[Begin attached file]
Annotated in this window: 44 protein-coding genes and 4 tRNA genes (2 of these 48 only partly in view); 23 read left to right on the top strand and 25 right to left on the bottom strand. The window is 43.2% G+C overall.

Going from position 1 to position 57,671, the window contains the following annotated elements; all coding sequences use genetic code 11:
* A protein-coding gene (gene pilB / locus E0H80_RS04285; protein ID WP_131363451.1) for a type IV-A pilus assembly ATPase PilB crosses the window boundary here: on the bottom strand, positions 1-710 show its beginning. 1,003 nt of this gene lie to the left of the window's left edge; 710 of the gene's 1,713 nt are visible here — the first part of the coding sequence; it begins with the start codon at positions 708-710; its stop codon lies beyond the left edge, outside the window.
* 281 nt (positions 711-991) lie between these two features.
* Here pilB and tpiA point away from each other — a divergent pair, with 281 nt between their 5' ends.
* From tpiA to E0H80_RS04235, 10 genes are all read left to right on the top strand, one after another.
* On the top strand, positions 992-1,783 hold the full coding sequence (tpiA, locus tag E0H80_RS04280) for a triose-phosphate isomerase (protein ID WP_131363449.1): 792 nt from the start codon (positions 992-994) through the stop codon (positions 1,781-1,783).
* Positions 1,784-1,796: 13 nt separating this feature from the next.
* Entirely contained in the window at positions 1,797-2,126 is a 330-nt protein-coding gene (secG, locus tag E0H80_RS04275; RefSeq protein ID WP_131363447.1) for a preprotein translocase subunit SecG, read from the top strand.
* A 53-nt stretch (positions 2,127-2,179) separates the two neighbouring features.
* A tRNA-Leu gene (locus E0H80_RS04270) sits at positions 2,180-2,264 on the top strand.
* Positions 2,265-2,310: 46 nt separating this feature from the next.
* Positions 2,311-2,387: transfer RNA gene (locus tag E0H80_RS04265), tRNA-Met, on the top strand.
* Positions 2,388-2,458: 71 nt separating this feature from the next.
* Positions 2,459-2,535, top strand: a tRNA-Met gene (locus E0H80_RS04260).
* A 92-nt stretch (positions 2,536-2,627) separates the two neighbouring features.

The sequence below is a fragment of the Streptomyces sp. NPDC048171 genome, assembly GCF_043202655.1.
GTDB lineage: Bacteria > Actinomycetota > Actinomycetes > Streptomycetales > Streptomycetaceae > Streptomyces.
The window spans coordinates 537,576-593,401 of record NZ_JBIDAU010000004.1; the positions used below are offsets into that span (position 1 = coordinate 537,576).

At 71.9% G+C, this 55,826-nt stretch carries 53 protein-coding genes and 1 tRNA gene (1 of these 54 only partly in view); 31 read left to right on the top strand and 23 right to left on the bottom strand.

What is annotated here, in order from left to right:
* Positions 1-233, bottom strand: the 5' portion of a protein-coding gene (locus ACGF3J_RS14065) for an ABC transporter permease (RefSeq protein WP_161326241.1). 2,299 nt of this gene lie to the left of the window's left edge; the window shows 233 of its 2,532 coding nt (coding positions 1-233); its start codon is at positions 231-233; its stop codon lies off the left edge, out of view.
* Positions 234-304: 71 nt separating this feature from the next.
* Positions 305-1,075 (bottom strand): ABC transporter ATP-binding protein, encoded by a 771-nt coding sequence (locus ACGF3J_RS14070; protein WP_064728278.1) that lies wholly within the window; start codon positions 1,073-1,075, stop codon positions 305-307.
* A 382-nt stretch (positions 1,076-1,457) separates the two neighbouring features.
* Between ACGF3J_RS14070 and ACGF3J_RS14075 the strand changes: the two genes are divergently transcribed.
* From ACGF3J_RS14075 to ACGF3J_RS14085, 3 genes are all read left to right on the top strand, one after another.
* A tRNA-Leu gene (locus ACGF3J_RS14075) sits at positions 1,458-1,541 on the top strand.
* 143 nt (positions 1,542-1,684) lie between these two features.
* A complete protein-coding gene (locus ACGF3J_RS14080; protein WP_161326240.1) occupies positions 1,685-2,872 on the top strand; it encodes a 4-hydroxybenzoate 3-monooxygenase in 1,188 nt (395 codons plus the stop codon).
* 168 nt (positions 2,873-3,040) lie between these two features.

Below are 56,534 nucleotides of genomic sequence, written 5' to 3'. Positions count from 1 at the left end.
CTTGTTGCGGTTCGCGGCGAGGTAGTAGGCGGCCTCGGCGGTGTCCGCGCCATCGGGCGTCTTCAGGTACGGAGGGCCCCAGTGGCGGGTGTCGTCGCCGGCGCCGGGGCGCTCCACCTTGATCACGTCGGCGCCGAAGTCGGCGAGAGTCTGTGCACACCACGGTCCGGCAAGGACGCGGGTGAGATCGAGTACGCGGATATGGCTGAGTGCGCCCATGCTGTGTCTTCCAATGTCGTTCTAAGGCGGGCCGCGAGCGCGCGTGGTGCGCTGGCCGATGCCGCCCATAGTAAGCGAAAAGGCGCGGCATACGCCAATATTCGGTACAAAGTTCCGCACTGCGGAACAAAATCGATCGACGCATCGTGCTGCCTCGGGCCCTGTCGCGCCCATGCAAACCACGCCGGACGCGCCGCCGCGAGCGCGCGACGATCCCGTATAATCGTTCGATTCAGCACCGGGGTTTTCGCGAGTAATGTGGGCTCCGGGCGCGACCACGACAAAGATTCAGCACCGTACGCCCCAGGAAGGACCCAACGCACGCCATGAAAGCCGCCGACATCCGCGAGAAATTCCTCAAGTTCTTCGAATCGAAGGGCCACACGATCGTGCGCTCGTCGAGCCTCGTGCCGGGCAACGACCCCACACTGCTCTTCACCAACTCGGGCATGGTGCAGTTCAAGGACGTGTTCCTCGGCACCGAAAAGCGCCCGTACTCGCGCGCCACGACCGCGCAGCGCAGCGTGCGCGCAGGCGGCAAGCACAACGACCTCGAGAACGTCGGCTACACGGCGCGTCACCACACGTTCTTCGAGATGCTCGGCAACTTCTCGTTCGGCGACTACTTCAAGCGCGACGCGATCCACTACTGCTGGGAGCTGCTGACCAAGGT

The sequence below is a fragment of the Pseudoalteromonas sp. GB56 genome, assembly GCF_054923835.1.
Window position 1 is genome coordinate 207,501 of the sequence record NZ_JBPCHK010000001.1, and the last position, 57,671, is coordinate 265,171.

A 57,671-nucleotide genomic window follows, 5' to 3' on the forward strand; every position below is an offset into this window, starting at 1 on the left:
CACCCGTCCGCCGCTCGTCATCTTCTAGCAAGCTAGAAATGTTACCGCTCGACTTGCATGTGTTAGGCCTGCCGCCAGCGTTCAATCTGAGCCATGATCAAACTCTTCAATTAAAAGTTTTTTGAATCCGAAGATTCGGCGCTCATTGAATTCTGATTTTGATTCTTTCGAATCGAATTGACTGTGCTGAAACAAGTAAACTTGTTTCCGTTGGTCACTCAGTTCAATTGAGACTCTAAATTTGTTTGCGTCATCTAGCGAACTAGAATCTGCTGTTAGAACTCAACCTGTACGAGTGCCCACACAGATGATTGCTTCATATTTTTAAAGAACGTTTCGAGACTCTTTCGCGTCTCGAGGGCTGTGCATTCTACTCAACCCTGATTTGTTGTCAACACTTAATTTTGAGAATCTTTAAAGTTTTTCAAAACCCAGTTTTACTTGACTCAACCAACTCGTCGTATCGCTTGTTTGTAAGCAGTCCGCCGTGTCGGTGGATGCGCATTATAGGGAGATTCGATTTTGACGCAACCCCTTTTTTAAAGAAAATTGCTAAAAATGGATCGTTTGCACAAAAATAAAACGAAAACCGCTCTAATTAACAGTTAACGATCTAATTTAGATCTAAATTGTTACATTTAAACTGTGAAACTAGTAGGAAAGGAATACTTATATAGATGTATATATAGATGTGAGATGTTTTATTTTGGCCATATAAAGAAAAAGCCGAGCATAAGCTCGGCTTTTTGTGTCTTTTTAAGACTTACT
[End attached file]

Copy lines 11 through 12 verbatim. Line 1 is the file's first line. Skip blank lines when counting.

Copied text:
* A tRNA-Leu gene (locus E0H80_RS04270) sits at positions 2,180-2,264 on the top strand.
* Positions 2,265-2,310: 46 nt separating this feature from the next.